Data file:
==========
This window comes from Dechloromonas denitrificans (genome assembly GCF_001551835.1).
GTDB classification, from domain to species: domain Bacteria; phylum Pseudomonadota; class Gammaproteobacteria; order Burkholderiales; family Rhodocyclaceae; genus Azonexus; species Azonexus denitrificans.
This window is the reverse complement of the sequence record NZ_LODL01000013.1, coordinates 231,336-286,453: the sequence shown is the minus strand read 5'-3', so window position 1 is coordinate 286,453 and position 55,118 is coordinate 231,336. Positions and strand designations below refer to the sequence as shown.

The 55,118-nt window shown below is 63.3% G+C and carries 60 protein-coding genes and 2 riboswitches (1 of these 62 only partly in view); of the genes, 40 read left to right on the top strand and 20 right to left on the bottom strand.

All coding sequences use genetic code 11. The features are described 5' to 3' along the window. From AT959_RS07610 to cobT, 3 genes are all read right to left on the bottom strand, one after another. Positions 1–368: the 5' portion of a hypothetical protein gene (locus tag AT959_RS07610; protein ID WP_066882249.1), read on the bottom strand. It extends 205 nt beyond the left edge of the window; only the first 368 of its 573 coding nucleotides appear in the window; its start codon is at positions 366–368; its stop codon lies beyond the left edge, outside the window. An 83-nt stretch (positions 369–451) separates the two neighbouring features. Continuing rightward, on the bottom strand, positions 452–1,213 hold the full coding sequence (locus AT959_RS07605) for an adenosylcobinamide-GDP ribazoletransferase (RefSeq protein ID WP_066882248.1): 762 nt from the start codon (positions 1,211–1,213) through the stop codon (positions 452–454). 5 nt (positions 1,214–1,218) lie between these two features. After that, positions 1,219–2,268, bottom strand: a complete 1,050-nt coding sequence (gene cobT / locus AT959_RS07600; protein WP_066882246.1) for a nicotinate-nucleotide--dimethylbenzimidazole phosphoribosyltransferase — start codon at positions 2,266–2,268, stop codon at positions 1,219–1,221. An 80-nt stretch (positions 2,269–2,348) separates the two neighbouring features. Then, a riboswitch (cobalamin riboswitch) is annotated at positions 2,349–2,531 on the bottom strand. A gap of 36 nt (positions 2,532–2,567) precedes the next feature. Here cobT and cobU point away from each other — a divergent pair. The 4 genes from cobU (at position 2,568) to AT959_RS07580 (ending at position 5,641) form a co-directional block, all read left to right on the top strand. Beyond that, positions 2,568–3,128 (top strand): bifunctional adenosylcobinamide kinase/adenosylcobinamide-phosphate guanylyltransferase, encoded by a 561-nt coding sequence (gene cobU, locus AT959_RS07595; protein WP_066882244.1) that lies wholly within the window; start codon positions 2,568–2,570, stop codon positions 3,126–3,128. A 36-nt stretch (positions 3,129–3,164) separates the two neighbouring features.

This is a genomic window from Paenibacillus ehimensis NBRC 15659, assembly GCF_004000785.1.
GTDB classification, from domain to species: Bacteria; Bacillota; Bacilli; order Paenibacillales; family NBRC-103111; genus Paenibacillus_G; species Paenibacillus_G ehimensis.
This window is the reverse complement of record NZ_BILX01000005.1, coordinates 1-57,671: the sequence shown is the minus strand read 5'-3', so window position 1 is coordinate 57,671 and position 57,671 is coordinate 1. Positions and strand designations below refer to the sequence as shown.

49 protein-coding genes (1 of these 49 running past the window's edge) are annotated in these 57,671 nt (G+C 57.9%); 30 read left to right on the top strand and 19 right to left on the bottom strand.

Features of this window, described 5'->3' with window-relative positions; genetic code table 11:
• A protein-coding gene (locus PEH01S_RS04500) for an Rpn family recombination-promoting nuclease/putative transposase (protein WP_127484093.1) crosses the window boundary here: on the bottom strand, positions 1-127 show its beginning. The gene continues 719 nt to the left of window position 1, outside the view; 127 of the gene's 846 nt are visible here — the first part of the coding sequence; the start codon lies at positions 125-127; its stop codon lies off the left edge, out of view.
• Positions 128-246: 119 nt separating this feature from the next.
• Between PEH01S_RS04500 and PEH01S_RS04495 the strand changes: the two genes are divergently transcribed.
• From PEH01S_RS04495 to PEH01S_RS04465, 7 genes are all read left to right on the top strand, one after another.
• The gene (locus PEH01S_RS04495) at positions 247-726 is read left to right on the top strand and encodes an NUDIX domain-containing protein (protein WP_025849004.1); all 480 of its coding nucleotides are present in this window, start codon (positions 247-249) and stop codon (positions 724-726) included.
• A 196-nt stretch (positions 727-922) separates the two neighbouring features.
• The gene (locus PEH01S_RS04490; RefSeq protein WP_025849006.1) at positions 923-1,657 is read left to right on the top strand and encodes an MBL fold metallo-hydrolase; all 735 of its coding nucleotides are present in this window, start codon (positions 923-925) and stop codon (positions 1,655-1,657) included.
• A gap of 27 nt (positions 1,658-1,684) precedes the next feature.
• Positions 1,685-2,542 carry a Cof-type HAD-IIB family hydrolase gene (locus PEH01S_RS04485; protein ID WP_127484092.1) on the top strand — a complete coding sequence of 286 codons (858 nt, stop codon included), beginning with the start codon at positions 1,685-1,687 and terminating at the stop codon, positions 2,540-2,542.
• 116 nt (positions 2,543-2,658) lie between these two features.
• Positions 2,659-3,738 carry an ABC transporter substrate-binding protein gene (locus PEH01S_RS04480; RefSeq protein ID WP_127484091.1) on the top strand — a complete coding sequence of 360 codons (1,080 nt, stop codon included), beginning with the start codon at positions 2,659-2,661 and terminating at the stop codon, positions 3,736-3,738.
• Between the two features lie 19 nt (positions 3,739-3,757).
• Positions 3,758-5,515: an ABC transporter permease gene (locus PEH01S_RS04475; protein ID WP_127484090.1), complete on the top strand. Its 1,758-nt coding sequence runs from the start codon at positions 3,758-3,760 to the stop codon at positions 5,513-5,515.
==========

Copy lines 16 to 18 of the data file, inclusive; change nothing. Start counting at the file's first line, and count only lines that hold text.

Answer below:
• A 196-nt stretch (positions 727-922) separates the two neighbouring features.
• The gene (locus PEH01S_RS04490; RefSeq protein WP_025849006.1) at positions 923-1,657 is read left to right on the top strand and encodes an MBL fold metallo-hydrolase; all 735 of its coding nucleotides are present in this window, start codon (positions 923-925) and stop codon (positions 1,655-1,657) included.
• A gap of 27 nt (positions 1,658-1,684) precedes the next feature.